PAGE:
Hope-ey New Year… ?

What a predicament. With only a few hours left in this year, there’s no way it can be salvaged. What’s done is done. And look what’s coming! Based on past performance, what are the odds of getting through this coming year intact? [Intact? You call our current state of affairs intact? That’s a laugh!]

It’s not easy, being the last freestanding print publication with the freedom to face reality with the blinders off. We’re not complaining, mind you. We volunteered for this job. Hell, we stole this job. [Long story, no room for it here.] We’re just pointing out that it’s a challenge. How does the nation’s most-senior news operation, operating with unlimited editorial freedom, sum up the state of affairs at year’s end without sending its readers into an abyss of despondency?

Well, we’ve got approximately 330 minutes, and room for about another 850 words. Let’s have at it and see what happens. First of all, if we hope to achieve anything meaningful here, we’ve got to assess what we’re up against.

Most obviously, we’ve got a self-proclaimed would-be dictator, criminally indicted but as yet unconvicted, yet waaay the hell out in front in his presidential primary race. His whole shtick is based on outrage, yet some were surprised when he began delivering campaign speeches cribbing from Hitler.

When the candidate in question did that in Durham earlier this month, his fans seemed to love it. Meanwhile, in Iowa, 43 percent of Republican caucus goers said they were more likely to vote for a candidate who talked of “poisoned blood” and “vermin.”

Despite the former guy’s voluminously-documented record of instigating a violent insurrection to stay in office, if he’s nominated he actually stands a fair chance of being elected. The courts could, in theory, somehow knock him out of the race, but how effective has the legal system been so far on that front?

Oops. Almost forgot. (Wonder why… ?) There are other candidates in the GOP primary.

Ron DeSantis, the closest thing to a challenger, has been steadily sinking in the polls all year. From the low-thirties, he’s sliding towards single digits. He tried a new tack in a recent interview, letting his wife do all the talking. Even that didn’t help. Soon there’ll be nothing left but a painfully artificial smile suspended over an empty pair of cowboy boots.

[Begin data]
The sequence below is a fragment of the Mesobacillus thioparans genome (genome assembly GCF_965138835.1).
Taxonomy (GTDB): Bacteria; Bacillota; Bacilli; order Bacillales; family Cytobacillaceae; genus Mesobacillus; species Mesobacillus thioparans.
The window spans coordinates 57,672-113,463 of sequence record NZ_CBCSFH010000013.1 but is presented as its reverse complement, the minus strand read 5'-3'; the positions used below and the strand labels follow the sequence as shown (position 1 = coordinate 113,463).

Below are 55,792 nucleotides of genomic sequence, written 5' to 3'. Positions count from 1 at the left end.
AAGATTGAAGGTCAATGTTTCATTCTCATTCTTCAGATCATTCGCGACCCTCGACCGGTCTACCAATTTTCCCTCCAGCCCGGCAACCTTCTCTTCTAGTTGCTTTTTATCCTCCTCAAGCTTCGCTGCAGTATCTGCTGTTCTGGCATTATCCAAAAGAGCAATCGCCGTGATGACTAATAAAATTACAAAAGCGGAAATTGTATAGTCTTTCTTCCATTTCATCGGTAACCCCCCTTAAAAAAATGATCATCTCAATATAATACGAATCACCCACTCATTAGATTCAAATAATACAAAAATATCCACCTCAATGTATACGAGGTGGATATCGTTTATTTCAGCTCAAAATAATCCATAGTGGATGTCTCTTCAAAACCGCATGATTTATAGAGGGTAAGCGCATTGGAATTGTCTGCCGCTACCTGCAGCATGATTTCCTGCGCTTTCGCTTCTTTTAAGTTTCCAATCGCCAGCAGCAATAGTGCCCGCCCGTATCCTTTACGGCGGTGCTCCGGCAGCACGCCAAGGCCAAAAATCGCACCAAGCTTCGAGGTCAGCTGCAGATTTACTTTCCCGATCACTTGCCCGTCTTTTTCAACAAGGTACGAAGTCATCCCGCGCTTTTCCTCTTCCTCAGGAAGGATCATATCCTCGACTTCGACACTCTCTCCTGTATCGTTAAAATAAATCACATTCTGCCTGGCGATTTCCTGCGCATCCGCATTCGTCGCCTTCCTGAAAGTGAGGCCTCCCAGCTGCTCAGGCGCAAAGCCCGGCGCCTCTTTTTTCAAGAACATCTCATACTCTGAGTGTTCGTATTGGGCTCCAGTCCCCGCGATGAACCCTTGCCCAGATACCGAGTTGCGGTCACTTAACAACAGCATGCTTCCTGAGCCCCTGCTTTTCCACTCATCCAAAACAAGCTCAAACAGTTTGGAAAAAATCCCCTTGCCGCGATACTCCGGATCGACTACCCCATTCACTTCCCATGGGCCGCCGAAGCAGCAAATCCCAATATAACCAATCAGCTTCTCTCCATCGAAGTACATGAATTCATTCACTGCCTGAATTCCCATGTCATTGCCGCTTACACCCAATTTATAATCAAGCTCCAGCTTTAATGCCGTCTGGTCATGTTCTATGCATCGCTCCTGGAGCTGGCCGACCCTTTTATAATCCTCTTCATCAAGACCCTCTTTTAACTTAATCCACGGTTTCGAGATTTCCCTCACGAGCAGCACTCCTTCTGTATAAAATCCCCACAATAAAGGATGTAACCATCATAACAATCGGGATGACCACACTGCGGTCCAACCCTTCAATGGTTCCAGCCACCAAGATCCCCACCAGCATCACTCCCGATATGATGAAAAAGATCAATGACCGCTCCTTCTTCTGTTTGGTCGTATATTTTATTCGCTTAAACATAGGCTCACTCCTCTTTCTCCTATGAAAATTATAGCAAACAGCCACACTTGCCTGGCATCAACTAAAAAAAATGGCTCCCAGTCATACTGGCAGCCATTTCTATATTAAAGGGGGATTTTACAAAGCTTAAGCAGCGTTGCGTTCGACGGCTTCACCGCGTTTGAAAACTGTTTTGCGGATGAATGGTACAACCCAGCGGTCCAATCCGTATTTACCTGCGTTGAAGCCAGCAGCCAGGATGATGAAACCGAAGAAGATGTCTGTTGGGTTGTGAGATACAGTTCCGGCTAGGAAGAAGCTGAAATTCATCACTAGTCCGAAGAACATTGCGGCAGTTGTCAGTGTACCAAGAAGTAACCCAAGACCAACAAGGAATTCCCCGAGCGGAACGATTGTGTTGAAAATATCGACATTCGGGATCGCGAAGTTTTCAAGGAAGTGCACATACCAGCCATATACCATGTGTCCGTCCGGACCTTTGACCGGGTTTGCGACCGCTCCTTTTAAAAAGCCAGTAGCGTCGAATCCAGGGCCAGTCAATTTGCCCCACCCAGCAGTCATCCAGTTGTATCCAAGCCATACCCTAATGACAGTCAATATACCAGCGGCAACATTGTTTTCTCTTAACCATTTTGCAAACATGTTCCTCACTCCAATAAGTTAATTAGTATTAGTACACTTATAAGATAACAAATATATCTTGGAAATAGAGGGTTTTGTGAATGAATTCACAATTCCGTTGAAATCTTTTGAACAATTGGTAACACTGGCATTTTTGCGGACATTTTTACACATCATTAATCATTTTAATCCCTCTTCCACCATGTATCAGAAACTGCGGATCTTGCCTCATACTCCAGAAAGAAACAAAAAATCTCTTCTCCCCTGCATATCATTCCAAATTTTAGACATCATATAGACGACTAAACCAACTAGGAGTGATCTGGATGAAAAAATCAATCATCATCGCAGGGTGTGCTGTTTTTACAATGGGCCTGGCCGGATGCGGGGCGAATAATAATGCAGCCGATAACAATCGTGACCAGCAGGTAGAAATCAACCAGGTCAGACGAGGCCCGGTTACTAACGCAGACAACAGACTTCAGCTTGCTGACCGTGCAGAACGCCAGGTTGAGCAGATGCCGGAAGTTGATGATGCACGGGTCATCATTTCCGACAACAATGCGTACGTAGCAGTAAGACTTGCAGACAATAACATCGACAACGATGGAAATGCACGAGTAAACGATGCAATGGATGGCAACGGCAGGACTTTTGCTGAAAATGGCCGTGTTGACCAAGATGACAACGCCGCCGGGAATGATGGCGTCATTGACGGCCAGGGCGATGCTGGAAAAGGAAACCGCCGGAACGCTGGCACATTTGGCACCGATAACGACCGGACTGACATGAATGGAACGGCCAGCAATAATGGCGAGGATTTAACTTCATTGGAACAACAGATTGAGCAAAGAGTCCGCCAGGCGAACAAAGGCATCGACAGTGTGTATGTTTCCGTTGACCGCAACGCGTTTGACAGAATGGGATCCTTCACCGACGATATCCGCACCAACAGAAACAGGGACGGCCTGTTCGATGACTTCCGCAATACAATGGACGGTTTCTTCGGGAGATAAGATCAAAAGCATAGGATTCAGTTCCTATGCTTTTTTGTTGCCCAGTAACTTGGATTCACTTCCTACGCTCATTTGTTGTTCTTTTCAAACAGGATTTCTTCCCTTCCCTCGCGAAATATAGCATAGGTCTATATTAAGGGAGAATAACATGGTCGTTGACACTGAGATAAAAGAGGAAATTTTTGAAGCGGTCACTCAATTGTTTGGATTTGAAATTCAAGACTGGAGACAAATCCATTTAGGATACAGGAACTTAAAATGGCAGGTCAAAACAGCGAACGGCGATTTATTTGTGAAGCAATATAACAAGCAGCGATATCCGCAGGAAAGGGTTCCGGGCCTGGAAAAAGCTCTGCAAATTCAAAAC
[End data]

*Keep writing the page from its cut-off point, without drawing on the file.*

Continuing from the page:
The non-MAGA rump of the Republican party is banking on Nikki Haley. Her cost-per-vote will end up on par with the greats, like Steve Forbes and Rick Perry. Likely, so will her vote count.

She and DeSantis both take the same approach in debates towards the front-runner: “Pay no attention to the fascist who’s not up here behind a podium.” This is not a coincidence. It’s the only lane leading to second place on the ticket.

Chris Christie is the lone candidate denouncing the front-runner. He might as well put on armor, pick up a lance, mount a donkey, and go looking for windmills. He has no Sancho Panza, but he does have a PAC on his side. It’s been reduced to making robo-calls attempting to lure an audience with promises of a free meal.

The incumbent president, for his part, is running what might generously be called a lackluster campaign. To make matters worse—as if he were forty points ahead, and was handicapping himself in a bid to be seen as sportsmanlike—his policies on student debt and support for Israel’s treatment of Palestinians seem engineered to drive away the young voters on whom the election may hinge. And, as always, an assortment of mooks are milling around, happy to drain off votes.

So, the Executive Branch of the most powerful nation on Earth is a jump ball. The best we can hope for is a putatively benevolent geriatric white man. The worst—he might as well be Beelzebub.

Pretty fraught, right? What else we got going on here? We must be thorough. We only take up less than two percent of the Earth’s surface, but we punch well above our weight—a metaphor that can also be taken literally.

Therefore, let us now consider the dictates of a bunch of rich, white, slave-holding men who died off two hundred years ago. The Senate they created, in which one Wyomingian is worth 68 Californians, has immense power. When in bold hands, it can lop years off a president’s power to appoint Supreme Court justices. Or, as is more often the case, it can just flip a switch and turn Congress off entirely.

This powerful body is now in the hands—by the slimmest of margins, and subject to filibuster, of course—of the anti-insurrection party. Nearly half of its seats are at stake in the coming election, though. The bottom line: the “world’s greatest deliberative body” may soon either a) render the incumbent president nearly powerless in his second term, or, b) assist a would-be dictator on his second go-round as he tries to convert an ailing democracy into a fascist theocracy.

Further mystifying the mess we’re in is our third branch of government. Might our past and potentially future President have the power to pardon himself for trying to overthrow the government? That is a question our Supreme Court may or may not end up deciding. Fortunately we can depend on the justices of that court to decide whether or not their decisions can be trusted.

Good lord. We’re almost out of space already and we don’t feel any better yet.

What, if anything, have we learned so far? Don’t pin your hopes on the official cavalry. They may or may not arrive. Besides, if they do, but they don’t like your looks, you may end up worse off than before.

As we cast about for a sliver of hope, only one thing comes readily to mind: the successful strike by the United Auto Workers. Whatever else may happen this coming year, they have shown that by standing together—and by standing up—ordinary working people may yet have a chance.

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